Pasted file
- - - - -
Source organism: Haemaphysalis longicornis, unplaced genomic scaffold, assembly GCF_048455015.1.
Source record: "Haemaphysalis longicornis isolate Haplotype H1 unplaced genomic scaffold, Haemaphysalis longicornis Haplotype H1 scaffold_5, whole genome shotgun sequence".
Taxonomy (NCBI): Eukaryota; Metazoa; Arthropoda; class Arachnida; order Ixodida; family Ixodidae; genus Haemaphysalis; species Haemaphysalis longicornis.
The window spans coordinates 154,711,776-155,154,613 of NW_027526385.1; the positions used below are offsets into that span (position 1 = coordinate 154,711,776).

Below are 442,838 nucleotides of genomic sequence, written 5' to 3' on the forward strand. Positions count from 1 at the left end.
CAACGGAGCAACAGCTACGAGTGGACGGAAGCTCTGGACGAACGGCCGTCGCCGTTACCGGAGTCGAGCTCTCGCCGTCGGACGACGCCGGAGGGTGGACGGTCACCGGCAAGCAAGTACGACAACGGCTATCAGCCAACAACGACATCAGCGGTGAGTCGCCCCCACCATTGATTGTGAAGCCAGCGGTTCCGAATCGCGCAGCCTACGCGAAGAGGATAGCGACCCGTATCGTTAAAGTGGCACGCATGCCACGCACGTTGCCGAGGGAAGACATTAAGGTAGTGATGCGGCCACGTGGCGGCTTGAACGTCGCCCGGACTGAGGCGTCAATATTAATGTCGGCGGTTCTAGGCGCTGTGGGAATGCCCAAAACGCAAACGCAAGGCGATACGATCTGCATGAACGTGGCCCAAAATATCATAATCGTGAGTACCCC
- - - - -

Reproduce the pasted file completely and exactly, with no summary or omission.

Source organism: Haemaphysalis longicornis, unplaced genomic scaffold, assembly GCF_048455015.1.
Source record: "Haemaphysalis longicornis isolate Haplotype H1 unplaced genomic scaffold, Haemaphysalis longicornis Haplotype H1 scaffold_5, whole genome shotgun sequence".
Taxonomy (NCBI): Eukaryota; Metazoa; Arthropoda; class Arachnida; order Ixodida; family Ixodidae; genus Haemaphysalis; species Haemaphysalis longicornis.
The window spans coordinates 154,711,776-155,154,613 of NW_027526385.1; the positions used below are offsets into that span (position 1 = coordinate 154,711,776).

Below are 442,838 nucleotides of genomic sequence, written 5' to 3' on the forward strand. Positions count from 1 at the left end.
CAACGGAGCAACAGCTACGAGTGGACGGAAGCTCTGGACGAACGGCCGTCGCCGTTACCGGAGTCGAGCTCTCGCCGTCGGACGACGCCGGAGGGTGGACGGTCACCGGCAAGCAAGTACGACAACGGCTATCAGCCAACAACGACATCAGCGGTGAGTCGCCCCCACCATTGATTGTGAAGCCAGCGGTTCCGAATCGCGCAGCCTACGCGAAGAGGATAGCGACCCGTATCGTTAAAGTGGCACGCATGCCACGCACGTTGCCGAGGGAAGACATTAAGGTAGTGATGCGGCCACGTGGCGGCTTGAACGTCGCCCGGACTGAGGCGTCAATATTAATGTCGGCGGTTCTAGGCGCTGTGGGAATGCCCAAAACGCAAACGCAAGGCGATACGATCTGCATGAACGTGGCCCAAAATATCATAATCGTGAGTACCCC